Arnschwang moated castle
Around 1173 a Gotefridus de Arinswanch is mentioned for the first time as the Diepoldinger ministerial . The aristocratic family of Arnschwanger can be traced here up to the beginning of the 13th century. In 1352 the Kälbl call themselves after Arnschwang. A calf is mentioned as early as 1285 in a document from the Schönthal monastery , which had got into disputes over goods in Grasfilzing (today a district of Arnschwang). It can therefore be assumed that the Kälbl had ownership rights in Arnschwang early on. From 1392 the Püdensdorfer are resident at the castle. In 1430 ownership passed to the saddle archers on Kaufweg . In 1431 the castle was burned down by the Hussites .
1483 prescribes Siegmund von Sattelbogen to Lichteneck the Duke Albrecht the opening of the castle and promises to make no changes without the approval of the Duke. In 1492 the Hofmark came into the possession of the keeper of Cham, Wilhelm Adelmann von Adelmannsfelden . The jurisdiction of the lord of the castle was limited to the building of the court, Duke Otto , on the other hand, held high and low jurisdiction as well as escort on the road to Bohemia. Georg Adelmann sold in 1496 with the consent of the Elector Arnschwang to Ludwig von Habsberg and Ludwig von Eyb . This Eyb leaves his share to his co-owner in 1510. In 1521 the castle passed to Hans von Hienheim and Walter von Habsbberg . In the same year the man from Hienheim gave his share to his brother-in-law Christoph Fuchs , who in 1527 also bought the other half.
On May 13, 1612, Hans Wilhelm Fuchs sold the palace and Hofmark to the Electoral Palatinate government in Amberg . On June 3, 1626, Emperor Ferdinand II gave Arnschwang to the council and chancellor Joachim von Donnersberg . Arnschwang was sold to Alois Bonaventura by his heirs in 1678 . He gave this property away in 1722 to his godfather Alois von Bonaventura Graf von Kreuth . In 1750 this Arnschwang exchanged for Johann Baptist von Albersdorf . In 1759, Imperial Count Max von Törring acquired the castle estate.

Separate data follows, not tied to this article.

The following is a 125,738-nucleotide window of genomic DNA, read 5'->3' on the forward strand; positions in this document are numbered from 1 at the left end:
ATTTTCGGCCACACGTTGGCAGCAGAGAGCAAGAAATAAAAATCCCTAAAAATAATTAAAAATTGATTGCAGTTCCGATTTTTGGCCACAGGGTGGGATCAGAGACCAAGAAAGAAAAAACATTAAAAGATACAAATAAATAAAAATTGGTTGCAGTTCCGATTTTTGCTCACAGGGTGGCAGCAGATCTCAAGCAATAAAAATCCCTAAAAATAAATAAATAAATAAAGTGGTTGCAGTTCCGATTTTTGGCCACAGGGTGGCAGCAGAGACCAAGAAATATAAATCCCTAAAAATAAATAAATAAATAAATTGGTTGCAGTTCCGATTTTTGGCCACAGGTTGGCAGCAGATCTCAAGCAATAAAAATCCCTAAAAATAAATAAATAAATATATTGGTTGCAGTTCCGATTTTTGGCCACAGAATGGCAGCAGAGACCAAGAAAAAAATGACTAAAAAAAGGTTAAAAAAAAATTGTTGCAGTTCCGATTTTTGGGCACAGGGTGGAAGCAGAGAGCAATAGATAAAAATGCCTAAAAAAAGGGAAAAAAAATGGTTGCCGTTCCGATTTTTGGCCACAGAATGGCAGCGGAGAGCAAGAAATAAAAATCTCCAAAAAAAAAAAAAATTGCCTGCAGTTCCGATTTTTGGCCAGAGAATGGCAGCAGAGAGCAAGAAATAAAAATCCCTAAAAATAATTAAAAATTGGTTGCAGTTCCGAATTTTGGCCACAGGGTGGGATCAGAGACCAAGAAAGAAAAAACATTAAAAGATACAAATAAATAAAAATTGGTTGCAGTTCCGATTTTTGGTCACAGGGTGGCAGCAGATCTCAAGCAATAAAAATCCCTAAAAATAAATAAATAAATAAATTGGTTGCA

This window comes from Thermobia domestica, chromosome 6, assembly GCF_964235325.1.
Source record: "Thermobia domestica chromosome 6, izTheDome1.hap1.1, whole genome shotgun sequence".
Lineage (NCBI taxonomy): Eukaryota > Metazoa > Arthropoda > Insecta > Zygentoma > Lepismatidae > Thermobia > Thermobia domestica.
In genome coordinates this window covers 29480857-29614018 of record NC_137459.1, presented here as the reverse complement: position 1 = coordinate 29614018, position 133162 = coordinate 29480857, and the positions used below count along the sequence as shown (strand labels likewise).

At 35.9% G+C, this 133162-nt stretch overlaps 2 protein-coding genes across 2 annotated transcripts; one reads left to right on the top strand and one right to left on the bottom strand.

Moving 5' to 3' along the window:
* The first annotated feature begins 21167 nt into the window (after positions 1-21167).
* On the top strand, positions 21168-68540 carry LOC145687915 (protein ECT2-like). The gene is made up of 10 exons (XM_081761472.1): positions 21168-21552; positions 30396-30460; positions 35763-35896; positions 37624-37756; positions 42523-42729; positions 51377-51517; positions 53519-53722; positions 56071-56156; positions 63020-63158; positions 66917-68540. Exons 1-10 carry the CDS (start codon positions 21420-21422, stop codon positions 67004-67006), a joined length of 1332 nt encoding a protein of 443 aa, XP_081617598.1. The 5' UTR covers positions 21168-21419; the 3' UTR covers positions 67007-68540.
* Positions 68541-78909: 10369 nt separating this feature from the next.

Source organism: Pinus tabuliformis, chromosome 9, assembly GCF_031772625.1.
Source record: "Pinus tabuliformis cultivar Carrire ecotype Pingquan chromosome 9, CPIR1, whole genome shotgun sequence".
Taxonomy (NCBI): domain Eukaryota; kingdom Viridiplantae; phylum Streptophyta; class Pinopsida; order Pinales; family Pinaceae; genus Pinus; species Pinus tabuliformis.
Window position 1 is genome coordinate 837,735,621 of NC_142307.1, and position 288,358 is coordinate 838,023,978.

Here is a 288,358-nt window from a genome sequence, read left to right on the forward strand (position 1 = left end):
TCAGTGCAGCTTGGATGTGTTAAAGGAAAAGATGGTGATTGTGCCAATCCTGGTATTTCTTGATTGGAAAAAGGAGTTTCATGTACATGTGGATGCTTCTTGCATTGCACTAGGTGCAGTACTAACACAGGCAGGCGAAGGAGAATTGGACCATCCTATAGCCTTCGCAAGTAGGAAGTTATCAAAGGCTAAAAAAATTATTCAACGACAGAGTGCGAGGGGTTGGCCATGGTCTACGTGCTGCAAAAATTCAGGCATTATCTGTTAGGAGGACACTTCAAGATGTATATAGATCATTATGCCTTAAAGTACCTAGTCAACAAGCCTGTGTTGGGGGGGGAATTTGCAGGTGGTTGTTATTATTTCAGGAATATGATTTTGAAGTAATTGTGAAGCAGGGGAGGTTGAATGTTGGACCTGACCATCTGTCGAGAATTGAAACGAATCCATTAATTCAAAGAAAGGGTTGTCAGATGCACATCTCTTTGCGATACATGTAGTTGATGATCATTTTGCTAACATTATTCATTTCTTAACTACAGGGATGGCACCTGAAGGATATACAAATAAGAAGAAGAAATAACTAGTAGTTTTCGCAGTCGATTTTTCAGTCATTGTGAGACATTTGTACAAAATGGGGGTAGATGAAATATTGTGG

On April 2, 1801, this, together with Ränkam Castle, was purchased by Karl Friedrich Wilhelm Reichsfreiherr von Völderndorf and Waradein . This originally wanted to form a local court here, but in 1815 applied for the formation of a second class patrimonial court . It was not until 1821 that the Ministry of the Interior approved the formation of a first class patrimonial court. In 1826 this came to the state, whereby the property was subsequently "smashed", i.e. H. is sold to private individuals.
Arnschwang water castle then and now
As you can see on the engraving by Michael Wening from 1720, the castle was a two-storey building with a plaster and ribbon structure, which was and is surrounded by two arms of the chamb . Originally the castle was an irregular three-winged building with a walled entrance area with a portal structure. The high tower that existed in 1607 was probably lost during the turmoil of the Thirty Years' War .
What has been preserved is the west wing, a multiple broken and two-storey gable roof building . This is essentially from the time around 1300. Modifications took place in the 15th and 16th centuries and, due to dendrochronological dating, also around 1678. One floor was demolished at the beginning of the 20th century. Remains of the moat are still preserved.
The Arnschwang municipal council had already approved an application by the owner to demolish the dilapidated moated castle, but thanks to a high level of funding from the Bavarian State Office for Monument Preservation , a renovation could be initiated. The moated castle of Peter Mühlbauer, owner of the castle since the beginning of the 20th century, had to be left to the municipality of Arnschwang for at least 45 years by means of a long-term lease. After initial discussions and preliminary investigations by Egon Johannes Greipl in 2008, a concept for the renovation of the facility was developed. This was followed by a three-year repair, so that in 2012 the renovated building could be made available to the general public. The premises should be available for private individuals, associations, organizations, artists, senior groups and the community for festive occasions.
- Max Piendl: The Cham district court. P. 33–35, (= Historischer Atlas von Bayern, Teil Altbayern Heft 8) Commission for Bavarian History, Verlag Michael Lassleben, Munich 1955.